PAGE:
Born Ruffians’ confident return to Waterloo

Photo by Jessica Dik
Photo by Jessica Dik

“You do one thing, and then you crave doing something else.”

In 2013, Born Ruffians presented their fans with Birthmarks, a pop record that stood in stark difference to the band’s signature erratic and shout-along indie rock. With cleaner production, catchier hooks and a more realized pop structure, the record saw the band grow to new heights. Their popularity blossomed with the success of the lead single “Needle,” although a segment of their core fan base saw the record as a turn for the worst.

“We won’t allow it to get to us on a deep level, but you’re aware of it … but you can’t please everyone,” said lead singer Luke Lalonde.

Now in 2015, Born Ruffians have lifted their pop filter to reveal the band’s roughened and weathered interior. Their upcoming album RUFF stands as a character foil to Birthmarks, with its organic and raw immediacy paired with introspective, tongue-in-cheek lyricism that explores Lalonde’s relationship with his music, audience, world and himself. A return to form feels appropriate after a prolonged and challenging tour.

“We’re just going to make a rock record, something that we really want to hear and feels good, something that we want to do,” Lalonde said.

Ruffians greeted the audience at Starlight in Waterloo with a familiar acoustic guitar and electronic piano pairing.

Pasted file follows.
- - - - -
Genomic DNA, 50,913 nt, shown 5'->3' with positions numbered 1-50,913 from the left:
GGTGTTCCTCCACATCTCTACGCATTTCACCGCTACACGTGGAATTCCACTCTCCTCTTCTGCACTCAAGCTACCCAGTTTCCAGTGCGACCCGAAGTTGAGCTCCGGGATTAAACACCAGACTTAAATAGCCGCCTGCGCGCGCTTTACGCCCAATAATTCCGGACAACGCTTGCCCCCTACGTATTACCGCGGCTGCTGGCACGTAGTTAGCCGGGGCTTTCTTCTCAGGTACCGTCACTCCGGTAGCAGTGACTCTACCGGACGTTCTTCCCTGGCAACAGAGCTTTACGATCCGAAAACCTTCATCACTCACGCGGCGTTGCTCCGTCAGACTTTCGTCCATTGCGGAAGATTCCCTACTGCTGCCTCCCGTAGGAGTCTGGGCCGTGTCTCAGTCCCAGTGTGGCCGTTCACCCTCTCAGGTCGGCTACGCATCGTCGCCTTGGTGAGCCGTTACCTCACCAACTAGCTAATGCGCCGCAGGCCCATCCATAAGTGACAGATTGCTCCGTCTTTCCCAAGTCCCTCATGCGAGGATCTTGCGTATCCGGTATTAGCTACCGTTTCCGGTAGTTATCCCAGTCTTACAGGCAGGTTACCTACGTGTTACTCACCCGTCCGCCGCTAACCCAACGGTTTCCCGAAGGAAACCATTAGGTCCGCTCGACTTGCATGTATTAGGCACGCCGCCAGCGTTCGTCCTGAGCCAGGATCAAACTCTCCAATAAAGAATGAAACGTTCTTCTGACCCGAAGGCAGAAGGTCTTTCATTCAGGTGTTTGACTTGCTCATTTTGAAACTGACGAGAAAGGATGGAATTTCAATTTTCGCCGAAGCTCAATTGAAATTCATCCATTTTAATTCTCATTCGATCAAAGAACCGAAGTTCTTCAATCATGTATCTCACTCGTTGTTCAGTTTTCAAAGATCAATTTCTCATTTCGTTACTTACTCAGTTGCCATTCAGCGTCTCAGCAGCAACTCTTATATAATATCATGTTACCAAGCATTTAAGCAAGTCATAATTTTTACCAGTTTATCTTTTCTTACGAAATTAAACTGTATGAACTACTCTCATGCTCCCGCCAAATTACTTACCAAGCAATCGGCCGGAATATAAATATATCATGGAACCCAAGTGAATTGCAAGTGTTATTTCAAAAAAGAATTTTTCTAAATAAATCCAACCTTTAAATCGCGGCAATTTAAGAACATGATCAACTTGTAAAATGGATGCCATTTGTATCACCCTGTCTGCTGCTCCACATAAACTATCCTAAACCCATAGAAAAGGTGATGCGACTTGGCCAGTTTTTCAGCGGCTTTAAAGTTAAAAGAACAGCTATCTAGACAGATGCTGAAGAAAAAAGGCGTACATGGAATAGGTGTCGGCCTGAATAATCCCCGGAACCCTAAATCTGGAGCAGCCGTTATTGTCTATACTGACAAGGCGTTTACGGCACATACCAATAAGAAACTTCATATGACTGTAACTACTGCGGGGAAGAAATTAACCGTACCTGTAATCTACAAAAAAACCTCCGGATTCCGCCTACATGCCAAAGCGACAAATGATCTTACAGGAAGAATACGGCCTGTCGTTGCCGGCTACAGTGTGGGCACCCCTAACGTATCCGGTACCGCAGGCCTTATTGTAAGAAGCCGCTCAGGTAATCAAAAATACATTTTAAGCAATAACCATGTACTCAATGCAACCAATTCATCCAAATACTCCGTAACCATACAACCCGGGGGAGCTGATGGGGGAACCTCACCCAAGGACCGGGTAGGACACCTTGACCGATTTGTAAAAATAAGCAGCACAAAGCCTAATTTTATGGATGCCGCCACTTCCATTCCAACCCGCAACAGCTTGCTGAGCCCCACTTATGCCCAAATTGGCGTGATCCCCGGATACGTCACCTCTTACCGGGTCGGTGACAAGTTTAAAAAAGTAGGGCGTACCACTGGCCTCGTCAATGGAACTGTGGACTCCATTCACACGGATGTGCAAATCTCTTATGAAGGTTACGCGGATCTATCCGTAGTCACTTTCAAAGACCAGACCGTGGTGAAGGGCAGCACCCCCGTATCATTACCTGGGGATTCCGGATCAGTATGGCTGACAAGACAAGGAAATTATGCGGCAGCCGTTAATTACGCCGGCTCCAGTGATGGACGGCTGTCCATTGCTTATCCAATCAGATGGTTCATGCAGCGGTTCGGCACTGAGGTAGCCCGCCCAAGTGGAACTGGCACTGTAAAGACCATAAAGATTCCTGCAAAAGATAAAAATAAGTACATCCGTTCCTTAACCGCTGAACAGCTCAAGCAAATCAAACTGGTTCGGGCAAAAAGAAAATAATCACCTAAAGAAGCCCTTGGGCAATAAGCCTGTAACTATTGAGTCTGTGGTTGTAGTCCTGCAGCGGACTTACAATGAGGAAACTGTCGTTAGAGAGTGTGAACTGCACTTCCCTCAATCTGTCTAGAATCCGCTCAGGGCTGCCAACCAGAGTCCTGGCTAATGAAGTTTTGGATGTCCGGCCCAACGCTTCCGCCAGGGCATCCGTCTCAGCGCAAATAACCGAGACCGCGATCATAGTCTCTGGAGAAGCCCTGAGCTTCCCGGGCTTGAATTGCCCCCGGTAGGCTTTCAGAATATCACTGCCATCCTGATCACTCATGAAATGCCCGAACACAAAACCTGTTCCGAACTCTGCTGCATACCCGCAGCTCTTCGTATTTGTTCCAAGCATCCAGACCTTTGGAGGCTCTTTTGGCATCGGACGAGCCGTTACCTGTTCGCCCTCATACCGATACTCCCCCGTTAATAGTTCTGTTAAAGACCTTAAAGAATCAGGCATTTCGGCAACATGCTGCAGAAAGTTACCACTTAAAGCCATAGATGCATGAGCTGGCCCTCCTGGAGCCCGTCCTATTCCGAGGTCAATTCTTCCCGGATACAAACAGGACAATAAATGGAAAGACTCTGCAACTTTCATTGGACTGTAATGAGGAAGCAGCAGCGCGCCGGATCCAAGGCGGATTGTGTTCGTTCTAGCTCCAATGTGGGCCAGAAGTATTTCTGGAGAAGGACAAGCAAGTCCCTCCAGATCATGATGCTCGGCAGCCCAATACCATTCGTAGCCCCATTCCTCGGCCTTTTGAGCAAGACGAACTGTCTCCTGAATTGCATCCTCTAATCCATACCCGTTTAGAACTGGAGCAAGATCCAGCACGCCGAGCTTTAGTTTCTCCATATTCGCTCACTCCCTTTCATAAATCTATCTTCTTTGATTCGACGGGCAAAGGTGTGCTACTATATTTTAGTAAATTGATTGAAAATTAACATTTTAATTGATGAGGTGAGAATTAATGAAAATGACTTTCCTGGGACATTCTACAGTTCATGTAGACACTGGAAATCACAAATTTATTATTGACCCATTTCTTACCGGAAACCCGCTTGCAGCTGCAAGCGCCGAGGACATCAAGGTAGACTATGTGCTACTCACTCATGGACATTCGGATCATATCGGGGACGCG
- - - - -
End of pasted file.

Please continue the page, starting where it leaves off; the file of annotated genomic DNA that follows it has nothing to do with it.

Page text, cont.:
“Foxes Mate For Life” from their debut album Red, Yellow & Blue, remains a staple in the eyes of long-term fans, but the initial hoorah of much of the audience dwindled as Born Ruffians swung and jerked through the song. It became obvious the venue was split between long-time listeners and the post-Birthmarks cohort of their fan base.

It’s not a bad thing, but this certainly created an evident shift in audience energy between new and old songs. The effect was certainly seen at the sound of the rolling bass line of “Ocean’s Deep”, as many of the otherwise foot-tapping and arm-crossing onlookers sprung to life at its reverberation.

Despite a divided audience, Born Ruffians proved they have enraptured their entire fan base with the release of “We Made It” the lead single off RUFF. The song’s verses are dominated by witty lyricism by Lalonde as he explores the idea of “making it” as a musician.

The chorus ascends into a signature Ruffian shout-along of “fake it until we make it,” which had the entire venue shaking at every relentless proclamation.

Performances of their other recent releases, “Don’t Live Up” and “When Things Get Pointless I Roll Away” were met with a similar mutual enthusiasm.

When questioned on their idea of success, a central theme of RUFF, Derosier and Lalonde shared that the band had adopted a “dangling carrot” mindset. While short-term milestones have been essential to the band’s success, they learned to avoid insatiable expectations.

“I hope for the best but I expect the worst” said Lalonde.

“There’s never really a stamp where someone says, ‘congratulations, you did life, come on in’ … you just get older and more content.”

The band bode farewell with a swooning rendition of their breakout single “Hummingbird”, followed by an energetic finale that had Lalonde in his familiar tiptoeing bounce and Derosier swinging his drenched curls.

Born Ruffians’ undeniable charisma proved to unite a divided audience. As it stands now, RUFF will serve to bridge the gap in their fan base.


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